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Women in technology: inequality and opportunities

Women’s rights and equal opportunities in relation to their male counterparts were always thorny issues in the world of work. Although the integration of women into the labour market throughout the world has been constant and growing in recent years, there is still a long way to go before we can talk about balance.

Even today, it is no surprise to note that the number of women decreases as they ascend to the highest levels of leadership. In the field of technology, which has always been dominated by the male gender, although the trend towards the presence of women is growing, the data show certain alerts.

The gap: from training to employment

The latest statistics on girls in technology, an Argentine non-profit organization that since 2015 seeks to close the gender gap in technology, show the gender inequalities that exist in training and career paths. According to the latter study, between 2010 and 2016, only 33 percent of women were registered as students in the technological university system. In turn, in recent years only 17 per cent of women were received, compared with 40 per cent of men, in CTIM (Science, Technology, Engineering and mathematics) careers.

The same report underscores that, when trying to access and promoted in a job position, the majority of women are facing barriers linked to gender stereotypes, as an environment masculinized, absence of balance between the personal and professional lives and a difference in the assessment of the capabilities between men and women.

The situation in Córdoba

The reality of women in Córdoba technology, for example, is no stranger to global gender imbalance. While there are statistics on multinational enterprises, it is certainly not known how uneven the situation is at the local level and what are the main problems to work with. The testimonies of women show a double effort (often not perceived) that they must make in their fields of training and work in order to generate contributions or be heard and to assert their interventions.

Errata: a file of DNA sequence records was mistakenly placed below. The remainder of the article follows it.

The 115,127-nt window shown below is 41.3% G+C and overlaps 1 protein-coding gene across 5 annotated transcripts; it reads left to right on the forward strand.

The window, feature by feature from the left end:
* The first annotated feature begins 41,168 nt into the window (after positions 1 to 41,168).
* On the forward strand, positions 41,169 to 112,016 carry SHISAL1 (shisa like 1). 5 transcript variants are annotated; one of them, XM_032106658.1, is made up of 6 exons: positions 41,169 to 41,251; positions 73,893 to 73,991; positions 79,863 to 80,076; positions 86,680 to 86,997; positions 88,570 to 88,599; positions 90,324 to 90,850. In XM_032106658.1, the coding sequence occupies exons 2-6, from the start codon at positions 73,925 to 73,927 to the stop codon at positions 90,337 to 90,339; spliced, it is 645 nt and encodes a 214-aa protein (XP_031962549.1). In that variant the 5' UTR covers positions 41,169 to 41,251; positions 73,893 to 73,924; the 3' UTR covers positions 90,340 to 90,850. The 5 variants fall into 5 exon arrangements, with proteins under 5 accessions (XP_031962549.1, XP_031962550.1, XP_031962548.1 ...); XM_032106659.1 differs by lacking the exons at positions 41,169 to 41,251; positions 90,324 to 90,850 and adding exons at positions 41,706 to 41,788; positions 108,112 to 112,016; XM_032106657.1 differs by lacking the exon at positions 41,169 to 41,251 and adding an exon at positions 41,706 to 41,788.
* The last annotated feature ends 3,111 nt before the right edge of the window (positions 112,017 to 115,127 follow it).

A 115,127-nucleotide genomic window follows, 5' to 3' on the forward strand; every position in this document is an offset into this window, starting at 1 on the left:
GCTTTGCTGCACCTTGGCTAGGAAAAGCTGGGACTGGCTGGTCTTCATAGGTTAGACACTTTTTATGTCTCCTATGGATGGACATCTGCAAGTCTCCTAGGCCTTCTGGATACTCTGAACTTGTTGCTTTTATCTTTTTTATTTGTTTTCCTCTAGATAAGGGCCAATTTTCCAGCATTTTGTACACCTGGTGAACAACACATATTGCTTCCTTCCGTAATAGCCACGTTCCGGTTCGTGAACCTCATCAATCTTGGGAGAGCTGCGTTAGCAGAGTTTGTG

“From my position as a software developer, I can assure you that we are less than we should be. And many times we are alone in highly masculinized environments,” says Milagro Teruel, a graduate in Computer Science and co-founder of women in Córdoba Technology, an organization that promotes that more women reach their full potential in technology and facilitates a space where different initiatives with similar objectives can come together and develop.

Representation matters

In Latin America, only 4 percent of companies have a woman as general manager, according to UN Women data. “The low representation of women in the technological ecosystem is only the tip of the iceberg, perhaps because it is the most visible aspect of the lack of general diversity of development teams,” says Milagro Teruel.

For Pamela Scheurer, a Jujuy native, computer engineer and co-founder and Technology Manager of Nubimetrics (an e-commerce analytics platform), the relationship of the trio women, technological world and decision-making positions was always natural.

A promising future

Women consider that they have a differential contribution to training in stim disciplines compared to their male counterparts. They highlight creativity, support for teamwork, organization and systematization of work and a sense of responsibility.

An investigation carried out by Booking.com it showed that the levels of satisfaction among women working in the technology industry improve as their careers progress, which has a positive impact on their intention to continue in this sector.

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